Tim Sherman – Project 4 – Generative Monocuts

by Timothy Sherman @ 4:26 pm 23 March 2011

When I began this project, I knew I wanted to make some kind of generative cinema, in particular, wanted to be able to make Supercuts/Monocuts, videos made of sequences of clips cut from movies or TV shows all containing the same word or phrase. The first step for me was figuring out exactly how to do this.

I decided to build a library of paired movie files and subtitle files of the .srt format. This subtitle format is basically just a textfile made up of a sequence of timecodes and subtitles, so it’s easy to parse. I then planned to parse subtitles into a database, and then search it for a term, get the timecodes, and use that information to chop the scene I wanted out of the movie.

I modified code Golan had written to parse .srt’s into processing, so that they were stored into an SQLite3 database using SQLibrary. I then wrote a Ruby application that could read the database, find subtitles that contained whatever word or phrase you wanted to search for, then run ffmpeg through the command line in order to chop up the movie files for each occurrence of the word.

The good news was, the code I wrote totally worked. Building and searching the database went smoothly, and the program wasn’t missing any occurrences, or getting any false positives. However, I soon found myself plagued with problems beyond the scope of code.

The first of these problems was the difficulty I had in building a large library of films with matching subtitles quickly. There were 2 real avenues I found for getting movies: Ripping and converting from DVD, or Torrenting from various websites. Each had it’s own problems. While ripping and converting allowed me to get a subtitle with the file guranteed, it took a very long time to both rip the DVD and then convert from Video_TS to avi or any other format. Torrenting, while much quicker. didn’t always provide .srt files with the movies. I had to use websites like openSubtitles to try and find matching subtitle files, which had to be checked carefully by hand to make sure they lined up – being off by even a second meant that the chopped clip wouldn’t necessarily contain the search term.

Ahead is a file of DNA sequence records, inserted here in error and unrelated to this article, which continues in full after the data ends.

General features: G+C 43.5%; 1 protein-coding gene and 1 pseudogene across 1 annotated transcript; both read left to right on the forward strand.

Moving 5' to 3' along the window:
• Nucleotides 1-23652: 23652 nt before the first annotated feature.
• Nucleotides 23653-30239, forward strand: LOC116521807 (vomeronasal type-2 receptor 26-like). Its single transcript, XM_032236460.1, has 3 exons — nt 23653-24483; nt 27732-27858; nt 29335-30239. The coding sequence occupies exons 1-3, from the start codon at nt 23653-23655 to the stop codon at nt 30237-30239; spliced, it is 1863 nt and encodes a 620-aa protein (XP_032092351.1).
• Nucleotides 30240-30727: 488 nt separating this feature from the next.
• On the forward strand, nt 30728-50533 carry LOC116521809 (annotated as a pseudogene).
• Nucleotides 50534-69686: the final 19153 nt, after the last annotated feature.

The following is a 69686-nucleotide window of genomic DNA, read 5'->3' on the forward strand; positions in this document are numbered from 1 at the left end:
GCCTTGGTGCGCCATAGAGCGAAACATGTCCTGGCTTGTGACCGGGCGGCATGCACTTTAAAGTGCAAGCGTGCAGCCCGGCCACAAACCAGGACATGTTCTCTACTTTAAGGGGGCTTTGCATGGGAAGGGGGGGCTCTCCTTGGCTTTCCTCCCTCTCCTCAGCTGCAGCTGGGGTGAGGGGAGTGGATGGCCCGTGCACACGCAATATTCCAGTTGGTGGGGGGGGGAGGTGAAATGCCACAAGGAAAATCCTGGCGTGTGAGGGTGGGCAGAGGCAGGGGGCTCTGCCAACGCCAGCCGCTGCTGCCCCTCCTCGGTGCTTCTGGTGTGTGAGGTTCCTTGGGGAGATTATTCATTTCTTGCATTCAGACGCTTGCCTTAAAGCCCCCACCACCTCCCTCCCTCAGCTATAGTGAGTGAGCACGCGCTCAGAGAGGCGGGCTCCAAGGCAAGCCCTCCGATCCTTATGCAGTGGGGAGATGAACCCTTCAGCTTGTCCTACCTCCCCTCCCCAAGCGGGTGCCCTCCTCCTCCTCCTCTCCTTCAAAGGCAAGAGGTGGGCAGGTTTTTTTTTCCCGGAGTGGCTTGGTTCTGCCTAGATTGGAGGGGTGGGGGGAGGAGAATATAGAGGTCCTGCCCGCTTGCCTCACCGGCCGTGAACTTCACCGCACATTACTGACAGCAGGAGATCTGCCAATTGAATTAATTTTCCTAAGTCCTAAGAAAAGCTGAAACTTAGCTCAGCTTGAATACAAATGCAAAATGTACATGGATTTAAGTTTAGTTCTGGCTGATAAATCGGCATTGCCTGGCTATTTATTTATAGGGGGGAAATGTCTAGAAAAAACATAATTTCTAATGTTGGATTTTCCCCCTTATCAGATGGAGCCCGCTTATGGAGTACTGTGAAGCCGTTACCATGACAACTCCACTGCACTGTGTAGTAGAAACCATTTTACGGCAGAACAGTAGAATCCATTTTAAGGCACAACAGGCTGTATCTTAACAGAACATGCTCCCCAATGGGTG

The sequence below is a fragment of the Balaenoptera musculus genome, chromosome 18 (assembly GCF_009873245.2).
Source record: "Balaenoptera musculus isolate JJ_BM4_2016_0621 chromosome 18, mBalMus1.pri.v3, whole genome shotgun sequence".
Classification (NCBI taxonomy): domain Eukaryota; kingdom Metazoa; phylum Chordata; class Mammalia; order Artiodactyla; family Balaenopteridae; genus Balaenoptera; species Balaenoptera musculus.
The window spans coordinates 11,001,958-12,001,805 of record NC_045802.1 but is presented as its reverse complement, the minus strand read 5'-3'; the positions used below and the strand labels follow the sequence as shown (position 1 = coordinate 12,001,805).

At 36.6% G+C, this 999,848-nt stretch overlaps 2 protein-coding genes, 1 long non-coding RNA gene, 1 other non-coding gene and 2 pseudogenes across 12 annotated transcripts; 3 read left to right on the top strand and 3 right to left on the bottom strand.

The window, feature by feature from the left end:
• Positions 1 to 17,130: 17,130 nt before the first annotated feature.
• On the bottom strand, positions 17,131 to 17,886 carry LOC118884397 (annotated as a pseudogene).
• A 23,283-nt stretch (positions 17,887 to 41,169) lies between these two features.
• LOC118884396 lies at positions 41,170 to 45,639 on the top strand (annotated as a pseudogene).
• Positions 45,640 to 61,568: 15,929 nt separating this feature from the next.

These torrenting issues were compounded by the fact that working with many different undocumented video files was a nightmare. Some files were poorly or strangely encoded, and behaved very strangely when ffmpeg read them, sometimes ignoring the duration specified by the time codes and putting the whole movie into the chopped clips, or simply not chopping at all. This limited my library of films even further.

The final issue I came across was a more artistic one, and one that while solvable with code, wasn’t something I was fully ready to approach in a week. I had to figure out, once I had the clips, how to assemble them into a longer video, and I wasn’t quite sure the best way to do this. I considered a few different things, and made sketches of them using VLC and other programs. I tried sorting by the time a clip occurred in the movie, by the length of the clip, but nothing produced consistently interesting results. As I couldn’t find one solution I was happy with, I decided to leave the problem of assemblage up to the user. The tool still is incredibly helpful for making a monocut, as it gives you all the clips you need, and you don’t need to watch or crop what you want by hand.